And what I want to do is set a Custom Rasterization; that means this specific image will have a custom setting upon export. My first option is for Size. I can choose either a Fixed or Relative to Page Width size. If I choose a Fixed Size, it will never change. If my browser window changes its width, up or down or side to side, it will always stay the same size no matter what. As opposed to Relative to Page Width, that means if a web browser changes its width, the image will scale up or down. For my image Formats, I've got JPEG or GIF and a new format PNG , which is finally supported by InDesign CS5.5.
JPEG is best suited for images, GIF is good for areas of flat color and PNG is used for images with transparency. For now, I'm going to leave it at JPEG. For my Resolution, I've got a variety of resolutions. In previous versions, you could only choose 72. 72 is the default for Web. I can also choose 96, which is a good Windows screen resolution, 150 is an e-book standard, and 300 is print quality, or if you have an iPhone 4, retina display. For this image, I'm going to leave it at 300. My quality lets me choose anywhere from Low to Maximum, and as you know Low will be a smaller file size but the quality will suffer, and Maximum will look great but you can't have a pretty large file.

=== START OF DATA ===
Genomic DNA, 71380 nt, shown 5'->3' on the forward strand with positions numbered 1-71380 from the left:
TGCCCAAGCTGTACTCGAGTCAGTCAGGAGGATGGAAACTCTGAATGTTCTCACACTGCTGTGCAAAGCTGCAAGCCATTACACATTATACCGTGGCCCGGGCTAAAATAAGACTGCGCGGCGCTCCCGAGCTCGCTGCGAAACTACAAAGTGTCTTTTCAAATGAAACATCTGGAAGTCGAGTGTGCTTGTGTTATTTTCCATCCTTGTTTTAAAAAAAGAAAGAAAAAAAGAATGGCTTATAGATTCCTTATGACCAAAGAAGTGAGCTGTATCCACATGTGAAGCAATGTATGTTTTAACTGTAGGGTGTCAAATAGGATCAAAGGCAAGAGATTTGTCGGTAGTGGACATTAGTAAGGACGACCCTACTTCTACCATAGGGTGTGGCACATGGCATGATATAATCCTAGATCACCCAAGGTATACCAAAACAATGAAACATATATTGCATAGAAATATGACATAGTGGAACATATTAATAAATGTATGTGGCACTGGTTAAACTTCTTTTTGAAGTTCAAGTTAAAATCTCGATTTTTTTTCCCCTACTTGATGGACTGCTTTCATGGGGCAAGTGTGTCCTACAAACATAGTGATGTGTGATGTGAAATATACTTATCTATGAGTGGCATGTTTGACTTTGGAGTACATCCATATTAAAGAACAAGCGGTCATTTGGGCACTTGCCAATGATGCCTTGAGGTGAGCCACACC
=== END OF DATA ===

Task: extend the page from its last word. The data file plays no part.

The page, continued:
For this case, I'm going to choose Medium. The difference between Medium and High can be as much as 200K at times. For my Method, I've got the choice between Progressive and Baseline. Progressive lets me see the image as it downloads. With Baseline, you don't see anything at all until the image is done downloading. So if you're going to be using the image online, Progressive is a good choice. Underneath, I can set Custom Image Alignment and Spacing. I can set Left, Center, or Right. For this image, I'll choose Center. I can set the spacing a little bit before and a little bit after, and I can choose if I want an Ems or Pixels.
I can also set Page Breaks Before or After an image or even both. In this case, I'm not going to use that. If I'm going to set some more settings and images, I don't have to close this dialog. I'm just going to move it over here like a big panel and select this image. For this image, I'm also going to keep it as a JPEG, but we'll leave it Fixed, and its Resolution to be 72. The rest of the options will be fine. Moving down to the next page we have this image, which we're going to set as a JPEG, and we'll put it at 150. And this image, because it has a transparency effect, it's going to be best suited to be a PNG.